SSE #76: Forfeit The Fat, Leave The Lean: Optimizing Weight Loss For Athletes

Janet Walberg-Rankin, Ph.D., Department of Human Nutrition, Foods, and Exercise, Virginia Polytechnic Institute and State University, Blacksburg, Virginia

SSE#76 VOLUME 13 (2000) NUMBER 1

Janet Walberg-Rankin, Ph.D.
Department of Human Nutrition, Foods, and Exercise
Virginia Polytechnic Institute and State University
Blacksburg, Virginia

* Most active people must focus on dietary change to lose weight because they already have high rates of energy expenditure.

* To reduce risk of adverse health and performance consequences, the rate of weight loss should not exceed 1-2 % of body weight per week.

* Body weight goals for athletes should be based on: current body composition, time remaining until the competitive season, body weight history, and sport-specific rules.

* Diet recommendations for weight loss include modest energy restriction (-500 to750 kcal/d), low fat (20-25% of energy intake), moderate protein (15-25% of energy but not greater than 2 g/kg body weight per day), and high carbohydrate (60-70% of energy).

* Avoid reliance on supplements and fad diets.

Many athletes and others who are not necessarily overweight still would like to lose weight. They include athletes whose performances might benefit from reductions in body weight and/or fat. As examples, a runner expends less energy if body weight is lowered, and a basketball player who reduces body weight may be able to jump higher for rebounds. In addition, wrestlers and other athletes in weight-class sports may try to move down a weight class to improve their chances of success in the sport.

Dietary change can typically speed weight loss efforts relative to exercise alone. "Active" fitness club participants, for example, may feel that they are fit because they meet the Centers for Disease Control guidelines of 30 min of moderate activity on most days of the week, but this activity may require as little as 100 additional kcal/d. With no change in diet, it would take more than a month to lose 1 lb (3500 kcal) of fat as a result of this activity. To lose fat weight faster, dietary change is critical.

Not all active people who desire weight loss should be counseled to lose weight. For example, it is questionable that a lean female runner at 13% body fat could maintain good health by losing more weight. Minimum body fat guidelines for wrestlers have been suggested in a position statement from the American College of Sports Medicine (1996). This organization recommends 5% body fat as minimum for men and 12-14% for women. Recently, the National Collegiate Athletic Association (NCAA) has mandated that collegiate male wrestlers cannot be allowed to compete with a body fat equivalent to less than 5% of total body weight (Natl. Coll. Atl. Assoc., 1998), and governing bodies for high-school wrestling have identified 7% body fat as the minimum (Opplinger et al., 1995). Such guidelines for minimum body fat should not be interpreted as ideal body fat for athletes. Body composition recommendations for athletes should be sufficiently flexible to allow for those who have unusual body types and weight histories. There is no guarantee that performance in any sport will be improved as a result of weight loss. In fact, as discussed in the accompanying supplement, it could be harmful if the weight is lost inappropriately.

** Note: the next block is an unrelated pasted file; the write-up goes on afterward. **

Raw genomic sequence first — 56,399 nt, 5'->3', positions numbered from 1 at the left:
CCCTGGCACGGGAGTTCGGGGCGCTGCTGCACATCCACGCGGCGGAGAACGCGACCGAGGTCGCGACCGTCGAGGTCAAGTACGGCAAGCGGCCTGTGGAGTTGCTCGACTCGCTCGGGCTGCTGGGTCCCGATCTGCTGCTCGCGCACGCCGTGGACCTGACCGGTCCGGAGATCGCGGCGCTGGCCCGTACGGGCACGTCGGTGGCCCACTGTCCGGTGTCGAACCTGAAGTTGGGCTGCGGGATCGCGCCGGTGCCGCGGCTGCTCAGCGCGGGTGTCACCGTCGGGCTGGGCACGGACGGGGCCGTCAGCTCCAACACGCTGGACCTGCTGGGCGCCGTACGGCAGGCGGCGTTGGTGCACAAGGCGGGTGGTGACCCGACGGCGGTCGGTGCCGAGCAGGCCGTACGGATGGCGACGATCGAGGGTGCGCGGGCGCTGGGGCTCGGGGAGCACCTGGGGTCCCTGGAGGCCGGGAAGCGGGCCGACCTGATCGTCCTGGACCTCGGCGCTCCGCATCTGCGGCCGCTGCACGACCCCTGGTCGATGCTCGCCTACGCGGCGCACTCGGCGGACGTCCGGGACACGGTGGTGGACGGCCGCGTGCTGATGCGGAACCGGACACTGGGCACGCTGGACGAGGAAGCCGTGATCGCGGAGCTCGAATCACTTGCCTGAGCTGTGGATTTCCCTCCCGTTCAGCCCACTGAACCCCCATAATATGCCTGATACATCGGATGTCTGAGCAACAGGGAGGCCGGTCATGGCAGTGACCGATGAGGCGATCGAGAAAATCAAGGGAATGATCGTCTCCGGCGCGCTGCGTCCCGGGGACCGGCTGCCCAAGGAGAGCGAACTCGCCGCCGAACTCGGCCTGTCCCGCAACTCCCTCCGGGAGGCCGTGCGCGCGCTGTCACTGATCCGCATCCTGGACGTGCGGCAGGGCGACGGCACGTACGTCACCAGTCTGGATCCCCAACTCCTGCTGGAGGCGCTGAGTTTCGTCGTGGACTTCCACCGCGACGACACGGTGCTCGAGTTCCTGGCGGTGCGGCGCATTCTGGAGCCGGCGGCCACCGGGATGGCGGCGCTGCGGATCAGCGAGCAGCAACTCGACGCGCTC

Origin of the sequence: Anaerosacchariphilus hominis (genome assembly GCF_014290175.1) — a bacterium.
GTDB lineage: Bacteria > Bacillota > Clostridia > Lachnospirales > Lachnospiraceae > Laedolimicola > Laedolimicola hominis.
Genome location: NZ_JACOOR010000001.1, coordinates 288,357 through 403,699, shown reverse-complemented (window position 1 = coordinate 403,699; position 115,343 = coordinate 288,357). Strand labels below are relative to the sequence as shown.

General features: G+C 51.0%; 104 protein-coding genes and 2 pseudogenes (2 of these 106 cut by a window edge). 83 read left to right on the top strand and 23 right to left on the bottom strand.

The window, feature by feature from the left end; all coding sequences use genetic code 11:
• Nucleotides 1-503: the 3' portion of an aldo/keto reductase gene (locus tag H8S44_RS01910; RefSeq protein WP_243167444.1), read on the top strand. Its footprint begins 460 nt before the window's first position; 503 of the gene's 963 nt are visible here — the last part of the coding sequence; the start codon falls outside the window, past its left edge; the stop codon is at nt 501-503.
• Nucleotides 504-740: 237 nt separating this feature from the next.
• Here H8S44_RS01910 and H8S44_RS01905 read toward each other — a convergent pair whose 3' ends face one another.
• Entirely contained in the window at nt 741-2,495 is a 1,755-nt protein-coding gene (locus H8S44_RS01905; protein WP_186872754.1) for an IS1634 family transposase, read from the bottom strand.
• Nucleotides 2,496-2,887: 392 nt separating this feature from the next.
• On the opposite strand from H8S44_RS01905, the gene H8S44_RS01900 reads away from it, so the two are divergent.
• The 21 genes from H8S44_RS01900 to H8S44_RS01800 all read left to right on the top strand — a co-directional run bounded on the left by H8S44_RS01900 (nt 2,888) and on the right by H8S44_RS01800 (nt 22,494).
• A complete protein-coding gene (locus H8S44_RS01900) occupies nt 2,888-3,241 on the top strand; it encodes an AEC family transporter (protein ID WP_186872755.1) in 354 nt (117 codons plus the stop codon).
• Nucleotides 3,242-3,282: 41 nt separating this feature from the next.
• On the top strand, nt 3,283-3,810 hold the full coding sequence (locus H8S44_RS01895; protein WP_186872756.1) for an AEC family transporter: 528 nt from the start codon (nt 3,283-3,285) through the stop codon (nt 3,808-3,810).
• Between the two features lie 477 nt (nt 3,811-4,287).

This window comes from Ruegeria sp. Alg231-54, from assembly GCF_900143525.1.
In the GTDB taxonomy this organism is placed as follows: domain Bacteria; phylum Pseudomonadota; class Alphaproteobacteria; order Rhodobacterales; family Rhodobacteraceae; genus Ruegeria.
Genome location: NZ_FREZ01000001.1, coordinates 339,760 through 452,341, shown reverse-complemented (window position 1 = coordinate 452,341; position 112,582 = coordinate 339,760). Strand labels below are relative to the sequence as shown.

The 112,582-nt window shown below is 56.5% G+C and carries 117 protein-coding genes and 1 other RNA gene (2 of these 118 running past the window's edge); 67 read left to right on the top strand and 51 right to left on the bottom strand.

Body fat is typically assessed with skinfold measurements, and some athletic groups, including wrestlers (Roberts, 1998) may have a sport-specific equation for estimating body fat with skinfold calipers. Once the athlete's current lean body weight has been estimated, a body weight goal can be derived using the equation in Table 1 of the supplement to this article. This equation requires the determination of a desired body fat goal, and this decision should be made after considering a variety of factors, including:

* average body fat estimates for elite athletes in the particular sport or player position in the sport

* amount of time available to lose weight prior to the season (according to new NCAA guidelines for wrestlers, weight loss rate should not exceed 1.5% of body weight per week or about 1 kg (2.2 lb) per week)

* body weight history (e.g., athletes should rarely be expected to achieve a weight less than their lowest adult weight while eating a healthy diet)

* any applicable rules of the particular sport for minimum body fat content.

The athlete should get advice from a nutritionist or dietitian in making a nutrition plan for weight loss. These professionals should exercise caution because athletes sometimes take recommendations to an extreme. For example, a belief that dietary fat reduction is the key to weight loss pushed some female bodybuilders studied in our laboratory to reduce their dietary fat to as low as 6 % of their energy intake. Such extremes can result in numerous dietary deficiencies of vitamins and minerals and are unnecessary for weight loss. Some extreme dietary behavior can be corrected once the individuals are educated about the hazards of their approaches. However, some people are unable to easily alter their dietary behaviors and obsessions. A discussion of eating disorders is beyond the scope of this paper, but those suspected of having disordered eating behaviors should be referred to appropriate professionals.